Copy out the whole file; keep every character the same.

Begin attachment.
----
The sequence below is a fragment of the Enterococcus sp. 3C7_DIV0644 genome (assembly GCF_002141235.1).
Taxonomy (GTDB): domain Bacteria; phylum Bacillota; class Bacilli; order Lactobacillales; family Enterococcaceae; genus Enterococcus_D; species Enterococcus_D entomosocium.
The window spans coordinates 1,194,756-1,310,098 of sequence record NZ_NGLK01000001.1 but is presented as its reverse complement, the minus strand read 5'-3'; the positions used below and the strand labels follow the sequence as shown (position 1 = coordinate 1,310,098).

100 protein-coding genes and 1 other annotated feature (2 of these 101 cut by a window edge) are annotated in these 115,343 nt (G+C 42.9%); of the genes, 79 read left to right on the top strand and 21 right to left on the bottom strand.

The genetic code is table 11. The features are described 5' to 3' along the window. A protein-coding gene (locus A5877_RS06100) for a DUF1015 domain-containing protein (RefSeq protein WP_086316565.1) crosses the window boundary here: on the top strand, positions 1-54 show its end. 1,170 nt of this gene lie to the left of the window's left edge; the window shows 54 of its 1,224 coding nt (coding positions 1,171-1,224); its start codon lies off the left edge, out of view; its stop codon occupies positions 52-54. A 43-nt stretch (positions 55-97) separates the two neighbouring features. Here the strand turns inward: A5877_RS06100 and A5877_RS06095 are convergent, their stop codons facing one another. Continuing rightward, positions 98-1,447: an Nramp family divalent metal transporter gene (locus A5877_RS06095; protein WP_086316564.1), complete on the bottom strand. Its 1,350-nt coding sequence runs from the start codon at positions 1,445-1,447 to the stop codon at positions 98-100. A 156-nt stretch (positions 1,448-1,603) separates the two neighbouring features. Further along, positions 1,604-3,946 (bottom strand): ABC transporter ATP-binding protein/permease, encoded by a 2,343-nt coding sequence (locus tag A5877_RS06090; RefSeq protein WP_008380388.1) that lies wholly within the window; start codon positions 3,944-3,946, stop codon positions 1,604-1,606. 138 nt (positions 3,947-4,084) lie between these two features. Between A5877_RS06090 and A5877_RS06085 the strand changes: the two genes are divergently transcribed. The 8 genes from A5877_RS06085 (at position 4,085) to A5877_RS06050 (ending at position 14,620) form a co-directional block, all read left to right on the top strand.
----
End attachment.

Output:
The sequence below is a fragment of the Enterococcus sp. 3C7_DIV0644 genome (assembly GCF_002141235.1).
Taxonomy (GTDB): domain Bacteria; phylum Bacillota; class Bacilli; order Lactobacillales; family Enterococcaceae; genus Enterococcus_D; species Enterococcus_D entomosocium.
The window spans coordinates 1,194,756-1,310,098 of sequence record NZ_NGLK01000001.1 but is presented as its reverse complement, the minus strand read 5'-3'; the positions used below and the strand labels follow the sequence as shown (position 1 = coordinate 1,310,098).

100 protein-coding genes and 1 other annotated feature (2 of these 101 cut by a window edge) are annotated in these 115,343 nt (G+C 42.9%); of the genes, 79 read left to right on the top strand and 21 right to left on the bottom strand.

The genetic code is table 11. The features are described 5' to 3' along the window. A protein-coding gene (locus A5877_RS06100) for a DUF1015 domain-containing protein (RefSeq protein WP_086316565.1) crosses the window boundary here: on the top strand, positions 1-54 show its end. 1,170 nt of this gene lie to the left of the window's left edge; the window shows 54 of its 1,224 coding nt (coding positions 1,171-1,224); its start codon lies off the left edge, out of view; its stop codon occupies positions 52-54. A 43-nt stretch (positions 55-97) separates the two neighbouring features. Here the strand turns inward: A5877_RS06100 and A5877_RS06095 are convergent, their stop codons facing one another. Continuing rightward, positions 98-1,447: an Nramp family divalent metal transporter gene (locus A5877_RS06095; protein WP_086316564.1), complete on the bottom strand. Its 1,350-nt coding sequence runs from the start codon at positions 1,445-1,447 to the stop codon at positions 98-100. A 156-nt stretch (positions 1,448-1,603) separates the two neighbouring features. Further along, positions 1,604-3,946 (bottom strand): ABC transporter ATP-binding protein/permease, encoded by a 2,343-nt coding sequence (locus tag A5877_RS06090; RefSeq protein WP_008380388.1) that lies wholly within the window; start codon positions 3,944-3,946, stop codon positions 1,604-1,606. 138 nt (positions 3,947-4,084) lie between these two features. Between A5877_RS06090 and A5877_RS06085 the strand changes: the two genes are divergently transcribed. The 8 genes from A5877_RS06085 (at position 4,085) to A5877_RS06050 (ending at position 14,620) form a co-directional block, all read left to right on the top strand.